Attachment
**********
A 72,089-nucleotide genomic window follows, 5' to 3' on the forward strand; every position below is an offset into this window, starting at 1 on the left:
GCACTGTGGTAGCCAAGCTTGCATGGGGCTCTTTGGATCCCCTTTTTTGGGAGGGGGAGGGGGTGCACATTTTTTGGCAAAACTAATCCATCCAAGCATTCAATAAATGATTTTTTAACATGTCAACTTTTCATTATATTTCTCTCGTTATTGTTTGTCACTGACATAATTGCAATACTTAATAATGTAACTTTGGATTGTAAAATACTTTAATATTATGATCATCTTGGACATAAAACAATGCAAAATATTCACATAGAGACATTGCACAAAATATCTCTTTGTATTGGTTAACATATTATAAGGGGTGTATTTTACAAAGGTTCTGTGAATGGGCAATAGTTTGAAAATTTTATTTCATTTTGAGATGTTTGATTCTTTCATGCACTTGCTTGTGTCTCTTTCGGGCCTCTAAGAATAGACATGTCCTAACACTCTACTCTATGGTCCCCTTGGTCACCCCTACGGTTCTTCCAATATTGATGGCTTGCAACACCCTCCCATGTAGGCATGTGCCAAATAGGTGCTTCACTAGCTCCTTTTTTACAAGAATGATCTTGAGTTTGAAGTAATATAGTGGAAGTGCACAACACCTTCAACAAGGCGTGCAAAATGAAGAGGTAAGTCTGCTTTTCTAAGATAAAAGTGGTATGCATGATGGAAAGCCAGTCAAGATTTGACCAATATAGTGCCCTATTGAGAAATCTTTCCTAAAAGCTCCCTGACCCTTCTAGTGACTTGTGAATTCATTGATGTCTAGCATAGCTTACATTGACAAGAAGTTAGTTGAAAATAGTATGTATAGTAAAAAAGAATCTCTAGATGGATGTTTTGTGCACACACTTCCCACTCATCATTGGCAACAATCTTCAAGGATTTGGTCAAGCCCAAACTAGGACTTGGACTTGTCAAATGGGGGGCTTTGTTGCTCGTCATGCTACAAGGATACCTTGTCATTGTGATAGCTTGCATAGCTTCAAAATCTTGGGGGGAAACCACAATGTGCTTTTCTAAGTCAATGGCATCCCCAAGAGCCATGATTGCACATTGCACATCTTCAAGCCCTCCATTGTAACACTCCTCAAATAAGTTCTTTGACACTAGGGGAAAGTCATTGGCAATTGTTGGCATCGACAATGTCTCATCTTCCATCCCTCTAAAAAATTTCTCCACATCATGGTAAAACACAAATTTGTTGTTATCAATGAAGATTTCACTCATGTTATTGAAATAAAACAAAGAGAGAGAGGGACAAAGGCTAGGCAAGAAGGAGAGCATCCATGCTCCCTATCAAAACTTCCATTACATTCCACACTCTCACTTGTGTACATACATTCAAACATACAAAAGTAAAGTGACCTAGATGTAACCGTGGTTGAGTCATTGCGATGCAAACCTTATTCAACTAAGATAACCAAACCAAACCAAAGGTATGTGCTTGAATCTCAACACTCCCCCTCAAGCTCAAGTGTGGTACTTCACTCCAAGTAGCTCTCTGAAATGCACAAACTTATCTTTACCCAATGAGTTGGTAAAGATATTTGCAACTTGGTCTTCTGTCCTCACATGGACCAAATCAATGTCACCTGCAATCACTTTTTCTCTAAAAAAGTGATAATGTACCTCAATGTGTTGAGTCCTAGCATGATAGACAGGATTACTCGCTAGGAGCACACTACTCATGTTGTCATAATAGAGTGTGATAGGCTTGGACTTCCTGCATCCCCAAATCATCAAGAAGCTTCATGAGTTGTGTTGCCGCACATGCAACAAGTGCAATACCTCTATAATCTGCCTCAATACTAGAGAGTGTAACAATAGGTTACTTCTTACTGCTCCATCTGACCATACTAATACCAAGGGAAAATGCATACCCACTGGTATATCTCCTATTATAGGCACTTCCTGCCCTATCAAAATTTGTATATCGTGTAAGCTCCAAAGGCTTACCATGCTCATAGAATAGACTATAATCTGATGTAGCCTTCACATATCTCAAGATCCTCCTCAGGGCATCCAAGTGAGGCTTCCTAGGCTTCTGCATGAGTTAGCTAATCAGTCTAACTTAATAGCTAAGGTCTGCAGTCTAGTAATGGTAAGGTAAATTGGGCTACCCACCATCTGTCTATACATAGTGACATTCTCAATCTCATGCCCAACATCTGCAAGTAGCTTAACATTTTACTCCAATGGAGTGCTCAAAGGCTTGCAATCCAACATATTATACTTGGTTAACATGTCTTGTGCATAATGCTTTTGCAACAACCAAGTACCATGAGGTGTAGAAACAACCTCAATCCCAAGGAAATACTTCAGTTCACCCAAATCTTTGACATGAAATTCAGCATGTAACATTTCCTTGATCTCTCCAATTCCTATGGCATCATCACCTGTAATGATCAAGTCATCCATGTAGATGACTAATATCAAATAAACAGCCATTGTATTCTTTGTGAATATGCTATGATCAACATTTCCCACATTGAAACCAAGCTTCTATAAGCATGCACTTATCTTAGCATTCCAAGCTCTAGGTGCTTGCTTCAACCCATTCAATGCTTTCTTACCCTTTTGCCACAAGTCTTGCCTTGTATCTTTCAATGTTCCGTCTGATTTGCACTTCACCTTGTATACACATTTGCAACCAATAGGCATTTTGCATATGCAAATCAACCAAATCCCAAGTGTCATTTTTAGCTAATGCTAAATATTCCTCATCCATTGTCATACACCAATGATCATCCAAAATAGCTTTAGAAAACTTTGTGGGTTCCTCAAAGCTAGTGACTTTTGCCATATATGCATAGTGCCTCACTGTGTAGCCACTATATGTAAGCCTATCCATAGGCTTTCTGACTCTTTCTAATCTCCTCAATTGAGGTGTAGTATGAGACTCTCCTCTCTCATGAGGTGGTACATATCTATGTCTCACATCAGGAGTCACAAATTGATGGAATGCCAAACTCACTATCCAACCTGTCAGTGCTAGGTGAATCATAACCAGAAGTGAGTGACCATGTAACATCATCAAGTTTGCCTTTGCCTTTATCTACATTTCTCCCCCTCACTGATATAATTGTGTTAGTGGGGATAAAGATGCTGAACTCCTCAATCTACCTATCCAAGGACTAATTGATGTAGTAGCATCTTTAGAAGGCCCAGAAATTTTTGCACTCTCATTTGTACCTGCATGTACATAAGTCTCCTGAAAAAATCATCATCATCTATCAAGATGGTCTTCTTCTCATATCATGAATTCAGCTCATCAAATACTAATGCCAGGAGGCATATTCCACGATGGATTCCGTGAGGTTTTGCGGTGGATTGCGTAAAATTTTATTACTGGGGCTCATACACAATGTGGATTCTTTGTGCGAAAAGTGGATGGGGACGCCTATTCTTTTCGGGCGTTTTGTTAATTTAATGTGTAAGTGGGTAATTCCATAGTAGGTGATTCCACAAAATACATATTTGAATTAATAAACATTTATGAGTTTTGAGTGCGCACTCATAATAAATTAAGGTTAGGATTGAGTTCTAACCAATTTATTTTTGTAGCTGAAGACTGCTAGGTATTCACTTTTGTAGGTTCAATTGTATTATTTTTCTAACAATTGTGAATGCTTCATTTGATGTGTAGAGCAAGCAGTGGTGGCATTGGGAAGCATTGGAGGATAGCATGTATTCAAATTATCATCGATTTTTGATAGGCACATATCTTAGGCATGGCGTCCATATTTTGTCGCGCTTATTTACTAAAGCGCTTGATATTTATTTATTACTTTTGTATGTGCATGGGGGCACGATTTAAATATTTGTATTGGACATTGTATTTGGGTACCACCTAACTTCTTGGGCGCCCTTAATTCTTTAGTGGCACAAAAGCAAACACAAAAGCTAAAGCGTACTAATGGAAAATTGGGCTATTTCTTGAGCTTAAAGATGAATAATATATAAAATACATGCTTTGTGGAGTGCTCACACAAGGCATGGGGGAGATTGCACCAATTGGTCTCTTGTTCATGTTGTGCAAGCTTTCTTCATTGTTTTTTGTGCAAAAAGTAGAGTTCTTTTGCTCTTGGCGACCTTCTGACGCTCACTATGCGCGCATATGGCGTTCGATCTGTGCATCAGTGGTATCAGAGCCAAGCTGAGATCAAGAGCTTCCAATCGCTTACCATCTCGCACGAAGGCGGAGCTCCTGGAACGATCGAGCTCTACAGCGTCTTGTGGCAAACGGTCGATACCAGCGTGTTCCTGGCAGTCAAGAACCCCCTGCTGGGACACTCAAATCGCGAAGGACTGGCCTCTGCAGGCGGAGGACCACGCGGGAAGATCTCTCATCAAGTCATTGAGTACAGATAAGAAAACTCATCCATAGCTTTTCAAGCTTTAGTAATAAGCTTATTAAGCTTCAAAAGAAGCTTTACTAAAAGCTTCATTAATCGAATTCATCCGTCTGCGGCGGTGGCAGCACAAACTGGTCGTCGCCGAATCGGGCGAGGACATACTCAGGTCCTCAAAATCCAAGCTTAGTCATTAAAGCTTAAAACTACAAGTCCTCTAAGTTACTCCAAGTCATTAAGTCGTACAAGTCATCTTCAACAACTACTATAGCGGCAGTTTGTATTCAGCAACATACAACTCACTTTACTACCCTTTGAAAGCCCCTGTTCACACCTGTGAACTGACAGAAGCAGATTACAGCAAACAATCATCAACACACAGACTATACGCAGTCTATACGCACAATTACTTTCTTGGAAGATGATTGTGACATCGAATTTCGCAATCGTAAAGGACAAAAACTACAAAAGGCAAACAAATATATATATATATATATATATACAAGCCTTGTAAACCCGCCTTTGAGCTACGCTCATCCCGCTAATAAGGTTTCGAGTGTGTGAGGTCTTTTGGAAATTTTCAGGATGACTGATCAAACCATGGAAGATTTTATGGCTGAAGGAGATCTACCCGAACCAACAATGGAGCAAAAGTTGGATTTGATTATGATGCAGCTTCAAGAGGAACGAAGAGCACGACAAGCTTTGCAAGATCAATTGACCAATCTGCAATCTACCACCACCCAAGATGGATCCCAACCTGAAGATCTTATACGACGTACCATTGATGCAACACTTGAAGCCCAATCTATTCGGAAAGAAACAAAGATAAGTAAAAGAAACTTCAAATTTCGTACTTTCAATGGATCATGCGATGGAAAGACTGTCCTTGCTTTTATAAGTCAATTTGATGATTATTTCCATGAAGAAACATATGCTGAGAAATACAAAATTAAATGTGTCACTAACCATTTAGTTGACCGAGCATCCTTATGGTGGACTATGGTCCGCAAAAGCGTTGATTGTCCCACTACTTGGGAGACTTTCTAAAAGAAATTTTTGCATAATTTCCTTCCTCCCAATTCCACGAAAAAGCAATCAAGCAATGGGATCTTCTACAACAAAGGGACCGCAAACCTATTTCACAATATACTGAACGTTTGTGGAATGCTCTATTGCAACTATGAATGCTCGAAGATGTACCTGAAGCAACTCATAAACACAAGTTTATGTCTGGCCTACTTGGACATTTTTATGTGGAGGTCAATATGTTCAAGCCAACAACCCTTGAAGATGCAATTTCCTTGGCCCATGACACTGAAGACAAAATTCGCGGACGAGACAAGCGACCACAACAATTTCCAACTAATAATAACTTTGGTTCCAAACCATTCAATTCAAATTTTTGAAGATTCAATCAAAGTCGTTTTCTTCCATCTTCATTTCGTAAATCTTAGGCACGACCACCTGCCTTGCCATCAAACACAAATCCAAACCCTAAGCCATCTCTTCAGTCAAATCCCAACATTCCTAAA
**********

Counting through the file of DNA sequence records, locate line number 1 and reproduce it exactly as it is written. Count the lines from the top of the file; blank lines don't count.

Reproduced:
A 72,089-nucleotide genomic window follows, 5' to 3' on the forward strand; every position below is an offset into this window, starting at 1 on the left: